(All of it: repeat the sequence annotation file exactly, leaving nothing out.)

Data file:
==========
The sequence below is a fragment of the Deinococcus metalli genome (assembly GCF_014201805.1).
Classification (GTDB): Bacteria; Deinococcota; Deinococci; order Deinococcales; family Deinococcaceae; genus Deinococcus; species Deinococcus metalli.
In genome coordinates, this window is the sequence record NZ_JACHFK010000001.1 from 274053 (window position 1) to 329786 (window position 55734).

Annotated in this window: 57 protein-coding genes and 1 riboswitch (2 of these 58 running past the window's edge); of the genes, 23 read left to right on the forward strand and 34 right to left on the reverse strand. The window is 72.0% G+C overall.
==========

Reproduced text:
The sequence below is a fragment of the Deinococcus metalli genome (assembly GCF_014201805.1).
Classification (GTDB): Bacteria; Deinococcota; Deinococci; order Deinococcales; family Deinococcaceae; genus Deinococcus; species Deinococcus metalli.
In genome coordinates, this window is the sequence record NZ_JACHFK010000001.1 from 274053 (window position 1) to 329786 (window position 55734).

Annotated in this window: 57 protein-coding genes and 1 riboswitch (2 of these 58 running past the window's edge); of the genes, 23 read left to right on the forward strand and 34 right to left on the reverse strand. The window is 72.0% G+C overall.